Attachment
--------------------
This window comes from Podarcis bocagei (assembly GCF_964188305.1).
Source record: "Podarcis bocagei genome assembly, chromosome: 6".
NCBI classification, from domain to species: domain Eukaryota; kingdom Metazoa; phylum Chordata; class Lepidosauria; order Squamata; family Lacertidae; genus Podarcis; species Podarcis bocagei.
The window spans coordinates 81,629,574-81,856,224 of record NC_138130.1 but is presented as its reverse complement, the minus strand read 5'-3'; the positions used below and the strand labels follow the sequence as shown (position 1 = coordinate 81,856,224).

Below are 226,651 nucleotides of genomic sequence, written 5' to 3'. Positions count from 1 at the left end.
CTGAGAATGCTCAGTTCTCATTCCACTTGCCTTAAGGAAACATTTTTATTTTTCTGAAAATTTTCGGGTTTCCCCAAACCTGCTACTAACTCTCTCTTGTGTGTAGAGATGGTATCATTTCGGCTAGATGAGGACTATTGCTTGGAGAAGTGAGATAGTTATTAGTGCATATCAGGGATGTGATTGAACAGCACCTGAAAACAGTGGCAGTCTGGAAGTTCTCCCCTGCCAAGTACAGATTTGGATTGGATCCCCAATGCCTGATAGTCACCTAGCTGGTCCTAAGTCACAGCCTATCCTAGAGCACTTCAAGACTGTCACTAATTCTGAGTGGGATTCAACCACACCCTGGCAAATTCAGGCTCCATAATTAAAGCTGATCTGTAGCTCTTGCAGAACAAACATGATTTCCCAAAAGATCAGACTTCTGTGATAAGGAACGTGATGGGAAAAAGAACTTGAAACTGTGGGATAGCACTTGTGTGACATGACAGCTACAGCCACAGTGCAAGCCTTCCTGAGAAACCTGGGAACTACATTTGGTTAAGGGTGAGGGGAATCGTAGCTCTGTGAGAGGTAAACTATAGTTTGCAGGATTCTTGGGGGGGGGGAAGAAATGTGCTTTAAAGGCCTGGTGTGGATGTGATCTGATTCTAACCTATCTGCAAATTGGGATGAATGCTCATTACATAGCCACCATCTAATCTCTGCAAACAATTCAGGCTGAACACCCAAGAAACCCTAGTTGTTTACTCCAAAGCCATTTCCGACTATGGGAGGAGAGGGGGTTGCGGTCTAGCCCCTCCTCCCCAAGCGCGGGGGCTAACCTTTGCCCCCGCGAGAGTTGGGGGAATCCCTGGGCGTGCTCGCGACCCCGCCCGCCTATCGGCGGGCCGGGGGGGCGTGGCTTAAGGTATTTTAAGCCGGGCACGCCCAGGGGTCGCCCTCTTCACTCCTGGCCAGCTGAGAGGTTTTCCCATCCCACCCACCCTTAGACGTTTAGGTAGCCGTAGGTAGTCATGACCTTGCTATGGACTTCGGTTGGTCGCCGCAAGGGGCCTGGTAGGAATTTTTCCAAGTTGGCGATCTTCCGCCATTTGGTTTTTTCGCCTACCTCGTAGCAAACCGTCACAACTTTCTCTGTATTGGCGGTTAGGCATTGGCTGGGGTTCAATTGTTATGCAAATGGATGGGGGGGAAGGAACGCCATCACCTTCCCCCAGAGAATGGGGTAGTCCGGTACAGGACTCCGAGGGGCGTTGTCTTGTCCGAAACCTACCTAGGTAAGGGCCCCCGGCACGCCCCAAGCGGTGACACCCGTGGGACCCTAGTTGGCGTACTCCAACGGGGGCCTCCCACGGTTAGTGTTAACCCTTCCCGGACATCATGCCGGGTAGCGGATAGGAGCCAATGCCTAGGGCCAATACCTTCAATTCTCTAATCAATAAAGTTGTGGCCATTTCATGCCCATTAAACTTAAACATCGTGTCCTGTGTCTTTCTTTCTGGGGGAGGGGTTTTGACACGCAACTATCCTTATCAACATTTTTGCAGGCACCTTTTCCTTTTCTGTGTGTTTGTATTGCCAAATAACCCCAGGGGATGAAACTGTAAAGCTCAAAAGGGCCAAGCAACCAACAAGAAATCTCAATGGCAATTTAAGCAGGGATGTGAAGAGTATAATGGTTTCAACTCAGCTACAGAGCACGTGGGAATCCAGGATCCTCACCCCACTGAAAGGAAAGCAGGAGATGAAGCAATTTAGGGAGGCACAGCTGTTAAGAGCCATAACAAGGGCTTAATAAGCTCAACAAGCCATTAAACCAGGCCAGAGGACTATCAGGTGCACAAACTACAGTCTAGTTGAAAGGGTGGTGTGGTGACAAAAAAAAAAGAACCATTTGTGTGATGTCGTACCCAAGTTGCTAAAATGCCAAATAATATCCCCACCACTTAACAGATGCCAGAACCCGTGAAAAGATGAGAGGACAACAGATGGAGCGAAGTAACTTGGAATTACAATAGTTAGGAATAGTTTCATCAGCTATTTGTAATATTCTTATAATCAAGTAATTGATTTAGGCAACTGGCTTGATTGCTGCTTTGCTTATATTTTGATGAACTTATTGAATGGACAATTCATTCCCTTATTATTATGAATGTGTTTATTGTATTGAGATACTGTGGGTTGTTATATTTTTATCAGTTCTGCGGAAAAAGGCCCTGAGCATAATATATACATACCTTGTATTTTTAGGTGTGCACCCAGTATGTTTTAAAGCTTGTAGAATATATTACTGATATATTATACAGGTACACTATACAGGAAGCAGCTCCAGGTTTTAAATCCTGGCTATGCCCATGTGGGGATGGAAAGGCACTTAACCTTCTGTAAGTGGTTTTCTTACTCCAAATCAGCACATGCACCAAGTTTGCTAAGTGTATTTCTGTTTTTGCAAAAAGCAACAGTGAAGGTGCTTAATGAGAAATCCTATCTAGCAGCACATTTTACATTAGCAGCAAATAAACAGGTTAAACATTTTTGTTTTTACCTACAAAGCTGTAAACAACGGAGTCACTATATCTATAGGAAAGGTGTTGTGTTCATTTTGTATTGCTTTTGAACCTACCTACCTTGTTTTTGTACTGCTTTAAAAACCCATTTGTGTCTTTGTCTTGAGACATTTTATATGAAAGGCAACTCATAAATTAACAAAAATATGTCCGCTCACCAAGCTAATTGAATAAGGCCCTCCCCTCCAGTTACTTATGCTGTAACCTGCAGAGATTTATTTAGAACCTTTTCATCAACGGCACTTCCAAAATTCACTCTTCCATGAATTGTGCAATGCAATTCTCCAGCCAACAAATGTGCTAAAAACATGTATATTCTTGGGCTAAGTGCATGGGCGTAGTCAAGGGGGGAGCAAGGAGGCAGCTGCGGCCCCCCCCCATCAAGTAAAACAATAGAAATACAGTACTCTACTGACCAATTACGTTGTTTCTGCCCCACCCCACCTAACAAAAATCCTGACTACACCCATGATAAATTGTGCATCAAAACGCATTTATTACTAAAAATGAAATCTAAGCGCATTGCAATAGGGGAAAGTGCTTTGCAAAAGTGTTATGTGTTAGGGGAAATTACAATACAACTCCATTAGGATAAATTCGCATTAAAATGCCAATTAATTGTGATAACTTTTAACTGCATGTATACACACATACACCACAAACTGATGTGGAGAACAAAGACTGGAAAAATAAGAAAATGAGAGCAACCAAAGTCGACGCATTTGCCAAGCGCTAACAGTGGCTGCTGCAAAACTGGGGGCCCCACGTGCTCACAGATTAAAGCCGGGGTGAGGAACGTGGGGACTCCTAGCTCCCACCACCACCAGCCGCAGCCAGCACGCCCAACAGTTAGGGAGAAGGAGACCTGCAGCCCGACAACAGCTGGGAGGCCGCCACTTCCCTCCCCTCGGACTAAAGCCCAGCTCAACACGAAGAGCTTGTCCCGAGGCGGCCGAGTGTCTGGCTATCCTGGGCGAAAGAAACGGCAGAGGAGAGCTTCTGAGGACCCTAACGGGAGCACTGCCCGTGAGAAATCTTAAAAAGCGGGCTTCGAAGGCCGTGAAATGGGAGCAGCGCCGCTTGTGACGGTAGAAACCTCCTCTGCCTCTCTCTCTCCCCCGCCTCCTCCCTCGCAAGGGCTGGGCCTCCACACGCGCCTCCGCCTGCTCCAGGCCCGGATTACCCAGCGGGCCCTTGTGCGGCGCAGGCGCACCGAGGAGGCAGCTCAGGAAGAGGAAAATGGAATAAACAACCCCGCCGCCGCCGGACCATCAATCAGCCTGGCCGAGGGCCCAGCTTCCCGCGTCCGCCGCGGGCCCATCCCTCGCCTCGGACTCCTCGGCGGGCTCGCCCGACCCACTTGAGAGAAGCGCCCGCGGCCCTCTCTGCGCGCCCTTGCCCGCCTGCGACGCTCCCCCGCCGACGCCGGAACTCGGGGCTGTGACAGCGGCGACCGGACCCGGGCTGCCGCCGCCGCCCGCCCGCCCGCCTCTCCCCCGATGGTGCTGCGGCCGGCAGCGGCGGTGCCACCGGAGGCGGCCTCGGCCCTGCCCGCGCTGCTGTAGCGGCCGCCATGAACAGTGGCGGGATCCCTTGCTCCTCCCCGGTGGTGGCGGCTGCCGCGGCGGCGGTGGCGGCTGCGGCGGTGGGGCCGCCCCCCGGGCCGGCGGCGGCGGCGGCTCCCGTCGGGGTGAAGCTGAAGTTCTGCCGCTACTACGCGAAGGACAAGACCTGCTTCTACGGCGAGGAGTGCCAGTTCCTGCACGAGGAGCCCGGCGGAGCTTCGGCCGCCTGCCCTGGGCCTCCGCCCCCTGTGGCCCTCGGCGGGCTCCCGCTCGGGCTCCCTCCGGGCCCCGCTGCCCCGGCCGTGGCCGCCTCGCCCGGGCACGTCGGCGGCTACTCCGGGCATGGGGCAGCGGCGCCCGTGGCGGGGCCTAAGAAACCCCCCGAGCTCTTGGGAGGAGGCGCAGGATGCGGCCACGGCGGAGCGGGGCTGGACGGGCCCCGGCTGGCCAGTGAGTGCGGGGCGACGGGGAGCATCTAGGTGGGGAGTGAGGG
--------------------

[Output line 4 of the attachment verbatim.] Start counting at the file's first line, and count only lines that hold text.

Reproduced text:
The window spans coordinates 81,629,574-81,856,224 of record NC_138130.1 but is presented as its reverse complement, the minus strand read 5'-3'; the positions used below and the strand labels follow the sequence as shown (position 1 = coordinate 81,856,224).